St. Josephat’s closure would come during a difficult time for Philadelphia’s Catholic education system. Though the school belongs to the Ukrainian Catholic Archeparchy, not the Roman Catholic Archdiocese, St. Josphat’s faces similar challenges to those of the archdiocese.
Our Lady of Consolation, a nearby Roman Catholic K-8 elementary school finishing up its final operating year, was one of nearly 50 schools recommended for consolidation or closure by the Archdiocese of Philadelphia this year.
Both parishes began providing worship to specific immigrants. Our Lady offered worship to Italians, while St. Josaphat’s offered worship to Ukrainians. Two other neighborhood Catholic schools - St. Leo's and St. Bernard's - have already shut their doors.
Statistics from the archdiocese
demonstrate a 21 percent enrollment decrease at Consolation between 2006 and 2011. The percent of capacity filled dropped from 91 percent to 63 percent in that same time and Sunday Mass attendance also fell 20 percent
While statistics for St. Josaphat’s were undocumented by the archeparchy, the school has faced similar declines.
“As of the last meeting they had 96 enrolled students for the last year, which is not a good number,” Browning said of St. Josaphat’s. “They’re looking at needing 125 to 130.”
Statistics were the last concern for Izzi, who worried about the future of his child Aidan’s education.
“We called St. Tim’s [in Mayfair] and at first they said they had no room, and then they said they’d make room,” he said. “But then I’m thinking, 'he’s coming out of a class of 16 going into a class of 40.' How’s that going to affect him?”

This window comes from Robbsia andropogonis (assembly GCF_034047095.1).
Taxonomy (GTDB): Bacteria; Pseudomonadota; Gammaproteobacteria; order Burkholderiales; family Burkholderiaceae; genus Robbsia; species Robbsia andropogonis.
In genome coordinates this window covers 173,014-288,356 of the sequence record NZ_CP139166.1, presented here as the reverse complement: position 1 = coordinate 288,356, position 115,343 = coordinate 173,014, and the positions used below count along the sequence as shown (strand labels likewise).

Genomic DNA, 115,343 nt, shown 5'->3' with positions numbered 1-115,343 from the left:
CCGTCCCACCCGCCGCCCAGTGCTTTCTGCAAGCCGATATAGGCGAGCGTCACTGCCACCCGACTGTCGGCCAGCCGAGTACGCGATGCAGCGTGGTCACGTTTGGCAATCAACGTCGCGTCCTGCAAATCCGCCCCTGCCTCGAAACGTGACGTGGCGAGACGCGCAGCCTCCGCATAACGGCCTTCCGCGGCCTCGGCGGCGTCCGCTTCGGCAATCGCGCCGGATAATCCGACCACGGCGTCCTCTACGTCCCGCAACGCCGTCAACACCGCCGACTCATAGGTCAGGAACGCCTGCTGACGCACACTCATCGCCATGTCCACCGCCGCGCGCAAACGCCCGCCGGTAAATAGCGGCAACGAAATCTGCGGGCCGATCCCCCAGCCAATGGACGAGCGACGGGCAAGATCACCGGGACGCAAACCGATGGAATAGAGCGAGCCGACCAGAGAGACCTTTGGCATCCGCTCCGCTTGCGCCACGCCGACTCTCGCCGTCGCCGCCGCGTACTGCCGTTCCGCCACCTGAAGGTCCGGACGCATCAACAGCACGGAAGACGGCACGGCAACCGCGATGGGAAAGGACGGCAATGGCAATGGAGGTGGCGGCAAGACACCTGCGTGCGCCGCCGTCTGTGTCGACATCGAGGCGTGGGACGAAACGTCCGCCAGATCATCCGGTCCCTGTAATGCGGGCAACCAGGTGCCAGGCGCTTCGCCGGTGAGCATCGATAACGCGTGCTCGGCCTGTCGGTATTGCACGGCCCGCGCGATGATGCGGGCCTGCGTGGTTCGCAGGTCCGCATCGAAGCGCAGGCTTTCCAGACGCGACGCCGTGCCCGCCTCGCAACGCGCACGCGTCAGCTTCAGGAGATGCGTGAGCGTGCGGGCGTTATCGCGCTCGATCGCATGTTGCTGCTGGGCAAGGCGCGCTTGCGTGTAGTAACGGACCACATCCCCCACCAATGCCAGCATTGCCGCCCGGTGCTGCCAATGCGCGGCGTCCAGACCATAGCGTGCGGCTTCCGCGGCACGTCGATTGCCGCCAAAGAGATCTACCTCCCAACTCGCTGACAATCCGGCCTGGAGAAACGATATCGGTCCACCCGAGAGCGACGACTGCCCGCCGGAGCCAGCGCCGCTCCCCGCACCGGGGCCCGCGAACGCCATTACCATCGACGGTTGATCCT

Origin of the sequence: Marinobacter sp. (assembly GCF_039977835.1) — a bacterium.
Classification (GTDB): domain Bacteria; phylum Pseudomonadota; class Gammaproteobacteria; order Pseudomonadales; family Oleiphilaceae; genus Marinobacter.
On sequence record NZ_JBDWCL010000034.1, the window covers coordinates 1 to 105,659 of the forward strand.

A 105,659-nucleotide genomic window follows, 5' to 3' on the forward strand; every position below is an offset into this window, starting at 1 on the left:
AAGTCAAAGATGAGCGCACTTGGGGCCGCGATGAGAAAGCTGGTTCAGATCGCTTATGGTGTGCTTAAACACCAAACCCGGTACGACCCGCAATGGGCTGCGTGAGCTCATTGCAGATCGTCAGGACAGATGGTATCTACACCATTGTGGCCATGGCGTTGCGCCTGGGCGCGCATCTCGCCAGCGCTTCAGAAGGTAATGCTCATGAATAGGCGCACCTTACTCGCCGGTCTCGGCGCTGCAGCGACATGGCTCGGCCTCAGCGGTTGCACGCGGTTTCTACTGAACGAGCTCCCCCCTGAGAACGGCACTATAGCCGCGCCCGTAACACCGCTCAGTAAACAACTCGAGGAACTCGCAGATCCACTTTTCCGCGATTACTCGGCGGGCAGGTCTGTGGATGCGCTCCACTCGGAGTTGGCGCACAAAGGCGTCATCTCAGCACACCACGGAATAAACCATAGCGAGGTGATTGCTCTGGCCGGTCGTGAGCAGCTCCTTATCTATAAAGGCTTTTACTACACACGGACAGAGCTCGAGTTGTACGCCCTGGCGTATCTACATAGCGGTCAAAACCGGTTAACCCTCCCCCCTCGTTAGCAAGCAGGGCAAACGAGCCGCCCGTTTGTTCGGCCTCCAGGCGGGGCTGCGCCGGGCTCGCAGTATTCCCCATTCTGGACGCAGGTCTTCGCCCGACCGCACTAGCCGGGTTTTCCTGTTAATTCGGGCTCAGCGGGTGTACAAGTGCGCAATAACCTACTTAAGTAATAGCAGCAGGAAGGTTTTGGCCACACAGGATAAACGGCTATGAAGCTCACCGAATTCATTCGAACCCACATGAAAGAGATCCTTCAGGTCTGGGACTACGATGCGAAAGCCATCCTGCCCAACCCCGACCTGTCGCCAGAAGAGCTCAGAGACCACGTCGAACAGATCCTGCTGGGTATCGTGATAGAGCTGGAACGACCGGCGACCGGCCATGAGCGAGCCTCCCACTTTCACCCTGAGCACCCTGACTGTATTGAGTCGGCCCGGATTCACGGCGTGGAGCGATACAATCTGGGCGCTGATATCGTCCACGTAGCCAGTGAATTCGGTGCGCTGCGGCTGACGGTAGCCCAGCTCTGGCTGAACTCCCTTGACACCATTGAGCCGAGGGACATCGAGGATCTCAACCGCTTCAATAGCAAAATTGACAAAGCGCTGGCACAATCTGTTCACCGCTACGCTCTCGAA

Aidan, a first-grader at St. Josaphat’s, explained he would be sad to leave the school, but was even more worried that he would end up in public school. Izzi dissuaded these worries, criticizing the local Philadelphia public schools.
“I went to Catholic school and I do believe that Catholic education is the way to go,” Izzi said. “It’s a kid’s only hope of making something of themself.”
Browning encouraged awareness about the school and described St. Josaphat’s as a beacon of hope for those in the community eager for Catholic education.
“We’re not part of the archdiocese but we do follow the same curriculum,” Browning said. “I don’t know what to do other than try to rally the community to help save the school.”
Erin Dungee and Laura Robb are students reporting for Philadelphia Neighborhoods, the publication of Temple University's Multimedia Urban Reporting Lab.